TRACK work on the £116 million project to bring rail travel back to Levenmouth has passed the halfway point, Network Rail has announced.
The rail organisation said that the latest phase of track installation marks a ‘significant’ milestone on the project, with it seeing the first three miles of rail in place from Thornton junction.
Since the start of work on the line, the track bed has been dug out with 30,000 tonnes of spoil removed. The ground has been waterproofed and approximately 37,000 tonnes of new stone ballast laid.
Engineers have installed more than 18,000 sleepers and 22 kilometres of rail in 100 215-metre-long sections of rail to complete the new section of track.
Work to reinstate the six-mile Levenmouth Rail Link first got underway in March 2022 and includes repairs to existing bridges, construction of two new stations at Cameron Bridge and Leven as well as laying six miles of new track.
Due for completion in 2024, the project will see Leven reconnected to the rail network for the first time in more than five decades.
Patrick Harvie MSP, Scottish Government minister for zero carbon buildings, active travel, and tenants’ rights, said, “It is really encouraging to see the halfway point for track laying being reached as work continues to reconnect Leven to the mainline rail network. With work now underway on both stations and activity all along the rail corridor, I really get the sense that momentum is building around the project as well as the feeling of excitement in the community in anticipation of the benefits the new line will bring.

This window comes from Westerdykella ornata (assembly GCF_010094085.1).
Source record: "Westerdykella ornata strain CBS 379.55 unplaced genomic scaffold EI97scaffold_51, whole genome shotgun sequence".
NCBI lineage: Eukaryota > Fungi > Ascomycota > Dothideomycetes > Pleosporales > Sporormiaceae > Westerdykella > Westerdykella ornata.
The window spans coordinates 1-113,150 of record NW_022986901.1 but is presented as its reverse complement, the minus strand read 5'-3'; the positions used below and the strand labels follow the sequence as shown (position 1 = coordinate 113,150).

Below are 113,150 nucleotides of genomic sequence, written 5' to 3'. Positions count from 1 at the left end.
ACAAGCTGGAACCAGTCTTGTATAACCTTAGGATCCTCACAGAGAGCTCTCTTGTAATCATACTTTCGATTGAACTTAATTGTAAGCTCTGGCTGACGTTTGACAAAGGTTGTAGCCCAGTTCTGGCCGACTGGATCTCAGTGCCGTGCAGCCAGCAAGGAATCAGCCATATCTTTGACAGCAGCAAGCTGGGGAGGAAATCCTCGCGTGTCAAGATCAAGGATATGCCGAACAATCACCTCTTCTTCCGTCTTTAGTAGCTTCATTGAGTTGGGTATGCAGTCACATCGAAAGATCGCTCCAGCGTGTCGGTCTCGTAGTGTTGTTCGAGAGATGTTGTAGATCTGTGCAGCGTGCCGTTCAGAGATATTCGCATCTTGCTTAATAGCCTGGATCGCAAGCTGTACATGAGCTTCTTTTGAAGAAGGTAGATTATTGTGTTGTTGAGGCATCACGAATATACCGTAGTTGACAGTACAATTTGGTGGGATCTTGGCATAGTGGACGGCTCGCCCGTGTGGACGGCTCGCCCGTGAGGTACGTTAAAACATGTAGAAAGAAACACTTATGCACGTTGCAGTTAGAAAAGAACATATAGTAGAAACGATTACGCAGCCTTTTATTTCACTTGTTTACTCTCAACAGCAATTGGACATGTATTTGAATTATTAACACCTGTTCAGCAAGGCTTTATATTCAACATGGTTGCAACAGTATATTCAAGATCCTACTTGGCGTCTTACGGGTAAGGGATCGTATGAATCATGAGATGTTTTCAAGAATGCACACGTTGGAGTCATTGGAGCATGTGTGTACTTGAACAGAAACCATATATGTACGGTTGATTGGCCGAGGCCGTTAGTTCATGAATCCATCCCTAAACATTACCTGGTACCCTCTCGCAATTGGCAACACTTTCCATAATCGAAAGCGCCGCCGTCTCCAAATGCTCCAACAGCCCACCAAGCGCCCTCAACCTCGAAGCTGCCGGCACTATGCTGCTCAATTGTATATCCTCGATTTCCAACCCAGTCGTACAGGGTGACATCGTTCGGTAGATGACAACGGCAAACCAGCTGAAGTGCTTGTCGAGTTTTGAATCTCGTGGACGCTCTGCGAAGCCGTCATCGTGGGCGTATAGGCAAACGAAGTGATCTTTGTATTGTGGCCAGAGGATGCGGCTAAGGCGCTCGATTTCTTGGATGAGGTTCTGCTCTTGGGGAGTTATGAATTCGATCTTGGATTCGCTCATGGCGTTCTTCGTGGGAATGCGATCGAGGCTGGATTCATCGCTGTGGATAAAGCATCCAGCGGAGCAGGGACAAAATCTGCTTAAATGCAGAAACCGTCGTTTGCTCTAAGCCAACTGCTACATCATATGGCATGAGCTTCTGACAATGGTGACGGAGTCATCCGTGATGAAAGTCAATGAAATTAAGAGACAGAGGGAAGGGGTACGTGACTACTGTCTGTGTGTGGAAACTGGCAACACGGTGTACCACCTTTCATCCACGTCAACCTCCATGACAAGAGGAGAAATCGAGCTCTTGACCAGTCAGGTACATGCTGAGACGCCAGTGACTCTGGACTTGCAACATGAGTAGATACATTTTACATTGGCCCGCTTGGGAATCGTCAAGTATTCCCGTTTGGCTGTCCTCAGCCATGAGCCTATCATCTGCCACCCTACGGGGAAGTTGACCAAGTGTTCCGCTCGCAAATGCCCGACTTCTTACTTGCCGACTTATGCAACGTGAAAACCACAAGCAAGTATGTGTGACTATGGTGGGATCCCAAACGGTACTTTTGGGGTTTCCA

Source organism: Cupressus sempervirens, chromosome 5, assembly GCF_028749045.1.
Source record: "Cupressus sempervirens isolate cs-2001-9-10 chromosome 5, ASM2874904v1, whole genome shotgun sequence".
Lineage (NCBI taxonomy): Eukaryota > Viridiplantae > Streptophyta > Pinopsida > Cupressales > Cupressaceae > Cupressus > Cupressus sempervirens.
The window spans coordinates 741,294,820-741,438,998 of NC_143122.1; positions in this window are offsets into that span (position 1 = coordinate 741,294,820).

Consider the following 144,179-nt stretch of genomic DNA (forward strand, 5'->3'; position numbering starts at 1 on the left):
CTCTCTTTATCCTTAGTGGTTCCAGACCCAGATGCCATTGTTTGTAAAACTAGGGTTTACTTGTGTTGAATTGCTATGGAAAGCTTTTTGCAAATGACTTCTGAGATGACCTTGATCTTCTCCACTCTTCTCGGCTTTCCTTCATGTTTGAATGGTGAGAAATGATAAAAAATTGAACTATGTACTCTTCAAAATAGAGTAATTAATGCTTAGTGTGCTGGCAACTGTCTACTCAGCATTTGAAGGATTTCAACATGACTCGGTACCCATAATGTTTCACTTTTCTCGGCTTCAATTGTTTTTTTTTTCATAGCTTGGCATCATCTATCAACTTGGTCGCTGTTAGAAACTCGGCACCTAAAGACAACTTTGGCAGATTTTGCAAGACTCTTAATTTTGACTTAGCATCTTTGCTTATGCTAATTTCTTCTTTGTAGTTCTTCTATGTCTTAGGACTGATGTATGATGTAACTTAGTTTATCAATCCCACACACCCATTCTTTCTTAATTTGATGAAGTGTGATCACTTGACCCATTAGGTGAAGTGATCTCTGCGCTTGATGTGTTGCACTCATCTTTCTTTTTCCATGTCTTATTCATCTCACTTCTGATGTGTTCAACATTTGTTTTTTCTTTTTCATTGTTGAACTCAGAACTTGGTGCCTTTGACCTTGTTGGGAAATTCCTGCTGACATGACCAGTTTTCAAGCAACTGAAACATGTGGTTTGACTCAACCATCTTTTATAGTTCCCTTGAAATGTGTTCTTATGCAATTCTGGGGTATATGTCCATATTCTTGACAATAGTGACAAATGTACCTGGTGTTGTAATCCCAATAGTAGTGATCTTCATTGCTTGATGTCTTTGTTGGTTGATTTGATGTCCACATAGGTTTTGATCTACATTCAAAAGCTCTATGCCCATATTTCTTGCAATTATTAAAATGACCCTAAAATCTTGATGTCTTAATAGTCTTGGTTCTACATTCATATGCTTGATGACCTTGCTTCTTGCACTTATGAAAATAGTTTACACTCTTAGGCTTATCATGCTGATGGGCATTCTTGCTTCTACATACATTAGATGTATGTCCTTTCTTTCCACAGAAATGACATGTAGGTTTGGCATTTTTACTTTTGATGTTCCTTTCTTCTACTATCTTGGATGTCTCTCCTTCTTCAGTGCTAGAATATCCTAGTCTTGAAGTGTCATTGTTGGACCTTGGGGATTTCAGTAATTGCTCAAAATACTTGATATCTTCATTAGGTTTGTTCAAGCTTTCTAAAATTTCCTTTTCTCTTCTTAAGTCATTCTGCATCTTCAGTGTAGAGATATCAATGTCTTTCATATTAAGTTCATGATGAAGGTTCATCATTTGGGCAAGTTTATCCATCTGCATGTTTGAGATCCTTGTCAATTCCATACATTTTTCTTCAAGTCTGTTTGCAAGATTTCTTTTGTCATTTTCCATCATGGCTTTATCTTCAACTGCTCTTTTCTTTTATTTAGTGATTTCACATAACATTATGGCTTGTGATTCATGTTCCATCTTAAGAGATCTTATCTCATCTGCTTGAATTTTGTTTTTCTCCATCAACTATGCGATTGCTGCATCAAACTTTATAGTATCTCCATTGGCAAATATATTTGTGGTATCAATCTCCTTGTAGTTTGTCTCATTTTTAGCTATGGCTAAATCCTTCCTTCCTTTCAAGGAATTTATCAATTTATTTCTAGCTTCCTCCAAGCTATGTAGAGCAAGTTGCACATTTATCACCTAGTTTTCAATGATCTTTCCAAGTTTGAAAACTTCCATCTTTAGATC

“So, my thanks to the teams on the ground who are working hard in all weathers to bring this project to life to enable low-carbon transport options and make real the Government’s net-zero transport ambitions.”
Joe Mulvenna, Network Rail’s project manager for the Levenmouth Rail Link, added, “Reaching the half-way point in the track work is a real milestone for the project and it shows the significant progress that has been made in little over a year. While the track is now in place for the first three miles, there is still significant heavy engineering work ongoing on those sections, such as piling and signalling and we would again encourage local people to stay away from the track for their safety, and for the safety of those operating the equipment.
“It’s been incredible to watch the progress of the track works as they have been delivered but the focus now turns more towards the construction of the new stations on the route and inevitably towards reconnecting these communities to the leisure, education and employment opportunities that the completed railway will deliver.”